• The Good: Star Trek TNG nostalgia
  • The Bad: Silly, campy, predictable
  • The Literary: Chapters named after famous movies; meta-analysis of fandom

It’s 1991 in the great city of Los Angeles, and the young and impressionable actor Brent Spiner receives a mysterious package and some terrifying fan mail. He immediately tells his Star Trek: The Next Generation colleague Levar Burton, Paramount Security and LAPD, and eventually the FBI. The story may be a fictionalized autobiography but the phenomenon of fandom is real.

The story itself is a cute little mystery thriller, full of crude comedy and hijinks, as the scared, inexperienced Spiner tries to work while a fan threatens his life. Off-screen he’s a self-effacing shmuck with a lot of anxiety (stemming from his abusive stepfather) who pays a visit to each of his fellow Star Trek actors and enjoys a little drugs, sex, and TV in his spare time. He wishes he could be more like his hyperrational character Data.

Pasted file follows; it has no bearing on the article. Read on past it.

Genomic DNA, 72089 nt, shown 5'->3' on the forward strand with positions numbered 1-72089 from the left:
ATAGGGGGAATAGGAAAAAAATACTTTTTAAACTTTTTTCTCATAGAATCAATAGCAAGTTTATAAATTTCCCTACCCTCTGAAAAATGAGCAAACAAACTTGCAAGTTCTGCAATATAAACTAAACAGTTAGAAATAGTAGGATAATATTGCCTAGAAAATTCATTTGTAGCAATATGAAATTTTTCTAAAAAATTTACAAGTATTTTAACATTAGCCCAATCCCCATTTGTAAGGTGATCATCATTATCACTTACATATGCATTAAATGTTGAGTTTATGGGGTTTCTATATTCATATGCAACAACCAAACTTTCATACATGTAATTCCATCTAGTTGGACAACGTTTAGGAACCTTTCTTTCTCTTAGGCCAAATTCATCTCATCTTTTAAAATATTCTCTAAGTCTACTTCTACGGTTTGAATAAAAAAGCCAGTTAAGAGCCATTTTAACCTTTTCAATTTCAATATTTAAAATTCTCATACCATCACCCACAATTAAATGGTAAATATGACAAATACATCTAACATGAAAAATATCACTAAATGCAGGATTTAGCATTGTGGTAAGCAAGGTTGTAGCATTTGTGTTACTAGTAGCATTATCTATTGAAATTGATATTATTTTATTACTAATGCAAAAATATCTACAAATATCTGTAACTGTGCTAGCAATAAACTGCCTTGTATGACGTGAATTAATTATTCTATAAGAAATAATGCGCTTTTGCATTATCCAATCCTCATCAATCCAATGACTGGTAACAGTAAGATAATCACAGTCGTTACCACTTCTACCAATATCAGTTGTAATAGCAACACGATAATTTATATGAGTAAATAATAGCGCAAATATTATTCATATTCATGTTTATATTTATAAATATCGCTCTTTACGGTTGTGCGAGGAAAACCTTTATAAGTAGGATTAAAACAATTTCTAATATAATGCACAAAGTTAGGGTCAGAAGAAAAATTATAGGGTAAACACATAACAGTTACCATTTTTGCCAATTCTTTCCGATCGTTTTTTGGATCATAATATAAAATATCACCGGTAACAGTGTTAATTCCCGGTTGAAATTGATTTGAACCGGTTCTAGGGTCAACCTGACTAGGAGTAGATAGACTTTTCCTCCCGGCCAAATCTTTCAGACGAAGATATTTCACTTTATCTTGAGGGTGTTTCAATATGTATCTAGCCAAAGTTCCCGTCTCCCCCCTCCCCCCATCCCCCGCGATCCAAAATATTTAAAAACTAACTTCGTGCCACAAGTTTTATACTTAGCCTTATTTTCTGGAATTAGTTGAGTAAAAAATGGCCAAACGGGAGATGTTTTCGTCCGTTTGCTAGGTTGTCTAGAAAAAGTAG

There is absolutely no way to separate the man from the android. Brent Spiner is Data, and so it’s no surprise I wanted to read this book because it’s one more way to revisit the magical time of TNG. Funny that Spiner wrote a book about an obsessive fan for all the fans of his out there who would want to read his novel. But he fans-out himself a few times in the book too, in an especially unfortunate scene involving and earthquake and Gregory Peck.

It’s the texture that really brings this silly book to life. The plot is campy but tight. The celebrity encounters are purposefully cliché. The chapter titles are Hollywood movie titles. He’s tormented by a fan; he’s saved by a fan; and he even says a few words at an obsessed fans’ funeral; but he’s also a fan himself, and at the end of the day, grateful for the community of fans that the Star Trek fan base generates.

‘The book is billed as being based on true events, and one of the most interesting puzzles for the reader is trying to imagine whether Levar Burton is really into crystals and incense or if Ronald Reagan really visited the show’s set.

Highly recommended for fans of Star Trek, dark comedy, and old Hollywood!